Viewing page 13 of 20
It looks like you're using a mobile device. We recommend using a physical keyboard for transcription entry.
FARNUM T. FISH Early Wright Exhibition Pilot and Instructor Farnum T. Fish was born in Los Angeles, California, October 3, 1893, the son of a physician. In late 1910, at age 17, he built a glider in which he made some towed flights. Entering the Wright School at Dayton, Ohio, in the fall of 1911, he obtained Pilot License No. 85 on January 10, 1912, flying a Wright machine and immediately purchased a plane and started exhibition flying on his own. When he was 18 years old Fish entered and flew in his first air meet at Dominguez Field, Los Angeles, January 20-26, 1912. As an amateur flyer, he made a remarkable showing, specializing in daily endurance flights and carrying passengers. When the event ended, he was second in hours flown during the meet. Following this, February 17th-21st, he flew in an air meet at the Emeryville Race Track at Oakland, California, and again made a good showing. During that meet he also flew the first airmail into Oakland as a stunt. That winter he kept his airplane in a special hangar he had built at the Vernon Race Track near Los Angeles. About the first of April, 1912, Fish started flying at the Polo Grounds, Coronado, San Diego, carrying passengers. He also carried mail in a small local meet held there. On April 14th he made a remarkable nonstop flight from San Diego to Dominguez Field, Los Angeles, a total of 130 miles. May 12th he began flying at Cicero Field, Chicago, Illinois, and on May 17th was arrested for landing without sanction in Grant Park, Chicago. On May 26th he flew over water from Chicago to Milwaukee, Wisconsin, to take part in a meet there. This was a distance of 80 miles, flown in two hours, carrying fifty pounds of silk from the Boston Store of Chicago. While in Milwaukee, Fish carried authorized airmail from the State of Fairgrounds to West Allis, Wisconsin. On June 1st he flew from Milwaukee to Chicago to enter an air meet being held at Cicero Flying Field. There he took part in the inaugural flights of an airmail service between Cicero-Elmhurst and Wheaton, Illinois.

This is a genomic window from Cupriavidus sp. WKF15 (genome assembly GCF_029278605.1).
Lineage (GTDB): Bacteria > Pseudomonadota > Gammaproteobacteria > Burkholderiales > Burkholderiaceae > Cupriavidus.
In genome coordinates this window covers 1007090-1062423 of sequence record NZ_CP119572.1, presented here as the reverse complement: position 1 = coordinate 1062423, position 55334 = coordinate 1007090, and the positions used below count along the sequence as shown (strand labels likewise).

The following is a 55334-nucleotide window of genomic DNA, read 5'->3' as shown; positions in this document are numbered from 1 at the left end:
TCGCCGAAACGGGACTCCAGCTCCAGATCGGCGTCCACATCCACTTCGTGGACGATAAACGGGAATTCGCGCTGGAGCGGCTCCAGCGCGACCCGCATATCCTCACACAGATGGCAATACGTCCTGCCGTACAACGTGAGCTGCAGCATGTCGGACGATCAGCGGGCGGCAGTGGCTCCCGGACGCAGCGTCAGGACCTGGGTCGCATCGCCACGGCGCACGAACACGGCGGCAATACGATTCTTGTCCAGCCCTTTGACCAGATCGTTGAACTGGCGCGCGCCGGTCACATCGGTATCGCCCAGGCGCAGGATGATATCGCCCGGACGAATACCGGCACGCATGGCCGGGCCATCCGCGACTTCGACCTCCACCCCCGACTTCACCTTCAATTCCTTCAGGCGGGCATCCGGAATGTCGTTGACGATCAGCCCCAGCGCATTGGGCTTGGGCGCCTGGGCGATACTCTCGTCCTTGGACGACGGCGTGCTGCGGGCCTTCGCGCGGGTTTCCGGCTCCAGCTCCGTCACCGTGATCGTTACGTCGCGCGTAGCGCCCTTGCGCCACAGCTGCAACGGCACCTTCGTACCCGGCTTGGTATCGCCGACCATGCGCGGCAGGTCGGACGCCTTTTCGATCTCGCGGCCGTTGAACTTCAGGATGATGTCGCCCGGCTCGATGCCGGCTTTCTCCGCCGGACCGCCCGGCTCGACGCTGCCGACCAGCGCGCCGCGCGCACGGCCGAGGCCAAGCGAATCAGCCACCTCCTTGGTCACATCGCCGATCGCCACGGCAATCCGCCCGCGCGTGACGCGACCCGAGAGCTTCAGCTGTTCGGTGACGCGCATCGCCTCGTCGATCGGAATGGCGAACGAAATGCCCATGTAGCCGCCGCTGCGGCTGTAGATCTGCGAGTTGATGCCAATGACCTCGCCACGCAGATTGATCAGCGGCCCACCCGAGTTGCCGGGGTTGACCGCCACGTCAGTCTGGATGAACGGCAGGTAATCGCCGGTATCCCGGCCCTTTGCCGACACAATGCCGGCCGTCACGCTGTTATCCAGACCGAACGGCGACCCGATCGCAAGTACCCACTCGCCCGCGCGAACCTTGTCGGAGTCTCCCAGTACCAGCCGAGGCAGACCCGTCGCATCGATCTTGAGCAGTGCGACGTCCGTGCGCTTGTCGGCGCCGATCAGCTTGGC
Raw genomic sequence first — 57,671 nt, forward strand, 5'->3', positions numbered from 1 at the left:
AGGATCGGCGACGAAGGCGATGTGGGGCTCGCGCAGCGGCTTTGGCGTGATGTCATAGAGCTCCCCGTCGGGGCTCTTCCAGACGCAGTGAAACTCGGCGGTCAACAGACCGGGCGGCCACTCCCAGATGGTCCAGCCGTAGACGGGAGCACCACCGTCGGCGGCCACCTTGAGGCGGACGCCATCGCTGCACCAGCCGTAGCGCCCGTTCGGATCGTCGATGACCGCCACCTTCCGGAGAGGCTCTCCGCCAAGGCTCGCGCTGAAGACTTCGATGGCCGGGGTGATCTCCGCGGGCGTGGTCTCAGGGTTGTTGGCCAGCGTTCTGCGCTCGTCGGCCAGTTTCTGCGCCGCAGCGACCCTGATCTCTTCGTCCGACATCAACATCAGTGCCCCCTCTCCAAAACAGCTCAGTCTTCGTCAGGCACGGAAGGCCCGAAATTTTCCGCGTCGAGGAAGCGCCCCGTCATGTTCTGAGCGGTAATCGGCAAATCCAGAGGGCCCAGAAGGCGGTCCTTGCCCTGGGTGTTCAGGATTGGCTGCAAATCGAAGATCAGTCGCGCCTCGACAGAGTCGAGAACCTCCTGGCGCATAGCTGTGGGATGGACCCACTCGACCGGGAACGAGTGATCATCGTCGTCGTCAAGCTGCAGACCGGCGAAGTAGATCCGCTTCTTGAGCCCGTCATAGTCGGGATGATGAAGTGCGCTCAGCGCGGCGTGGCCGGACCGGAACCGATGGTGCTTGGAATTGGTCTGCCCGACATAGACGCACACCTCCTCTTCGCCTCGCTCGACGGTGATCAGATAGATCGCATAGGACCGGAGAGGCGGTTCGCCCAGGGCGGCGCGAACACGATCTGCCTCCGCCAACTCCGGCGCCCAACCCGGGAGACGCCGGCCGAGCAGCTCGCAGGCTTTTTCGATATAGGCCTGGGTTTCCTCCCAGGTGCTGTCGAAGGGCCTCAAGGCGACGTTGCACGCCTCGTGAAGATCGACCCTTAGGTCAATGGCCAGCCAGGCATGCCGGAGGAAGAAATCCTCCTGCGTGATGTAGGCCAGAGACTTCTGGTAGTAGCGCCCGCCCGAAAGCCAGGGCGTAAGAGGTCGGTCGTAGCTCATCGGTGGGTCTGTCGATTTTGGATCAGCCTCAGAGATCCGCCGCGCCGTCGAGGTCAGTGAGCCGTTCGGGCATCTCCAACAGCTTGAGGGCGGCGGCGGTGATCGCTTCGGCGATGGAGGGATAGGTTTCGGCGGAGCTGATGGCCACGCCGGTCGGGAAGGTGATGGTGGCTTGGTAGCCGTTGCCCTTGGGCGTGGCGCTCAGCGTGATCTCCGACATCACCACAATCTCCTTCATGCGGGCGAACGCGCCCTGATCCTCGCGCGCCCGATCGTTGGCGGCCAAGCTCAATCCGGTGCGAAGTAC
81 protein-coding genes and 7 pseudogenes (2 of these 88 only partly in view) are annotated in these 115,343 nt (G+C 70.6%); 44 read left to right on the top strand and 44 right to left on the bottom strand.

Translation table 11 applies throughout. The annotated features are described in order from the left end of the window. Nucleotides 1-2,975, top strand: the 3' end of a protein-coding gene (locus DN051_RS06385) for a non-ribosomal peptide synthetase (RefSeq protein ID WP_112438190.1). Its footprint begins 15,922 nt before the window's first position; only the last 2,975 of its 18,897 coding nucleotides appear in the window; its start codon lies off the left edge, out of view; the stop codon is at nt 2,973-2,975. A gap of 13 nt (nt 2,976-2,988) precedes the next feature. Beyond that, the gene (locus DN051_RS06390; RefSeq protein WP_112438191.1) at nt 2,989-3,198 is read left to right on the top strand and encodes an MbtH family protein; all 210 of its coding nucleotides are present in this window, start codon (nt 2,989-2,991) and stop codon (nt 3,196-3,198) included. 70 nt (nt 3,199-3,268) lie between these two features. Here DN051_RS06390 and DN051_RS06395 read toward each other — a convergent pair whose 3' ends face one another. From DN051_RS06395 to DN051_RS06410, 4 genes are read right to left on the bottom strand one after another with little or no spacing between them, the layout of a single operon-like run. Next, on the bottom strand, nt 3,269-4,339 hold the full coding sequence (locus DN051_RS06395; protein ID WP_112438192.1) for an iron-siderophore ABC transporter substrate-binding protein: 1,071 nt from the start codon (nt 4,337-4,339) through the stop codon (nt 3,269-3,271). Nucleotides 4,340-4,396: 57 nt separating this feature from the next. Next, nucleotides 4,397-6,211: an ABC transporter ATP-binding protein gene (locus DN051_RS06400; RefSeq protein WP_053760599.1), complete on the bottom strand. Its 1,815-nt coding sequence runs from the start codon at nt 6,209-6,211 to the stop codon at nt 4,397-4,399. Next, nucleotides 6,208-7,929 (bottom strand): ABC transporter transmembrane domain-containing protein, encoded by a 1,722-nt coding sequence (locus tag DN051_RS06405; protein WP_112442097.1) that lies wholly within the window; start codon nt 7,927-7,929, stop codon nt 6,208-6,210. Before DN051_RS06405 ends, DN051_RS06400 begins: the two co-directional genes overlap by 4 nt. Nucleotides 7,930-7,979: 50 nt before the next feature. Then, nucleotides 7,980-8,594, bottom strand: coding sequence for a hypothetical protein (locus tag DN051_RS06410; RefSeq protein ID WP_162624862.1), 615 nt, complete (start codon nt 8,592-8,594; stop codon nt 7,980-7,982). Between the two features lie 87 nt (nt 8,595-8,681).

Please note that the language and terminology used in this collection reflects the context and culture of the time of its creation, and may include culturally sensitive information. As an historical document, its contents may be at odds with contemporary views and terminology. The information within this collection does not reflect the views of the Smithsonian Institution, but is available in its original form to facilitate research. For questions or comments regarding sensitive content, access, and use related to this collection, please contact email@example.com.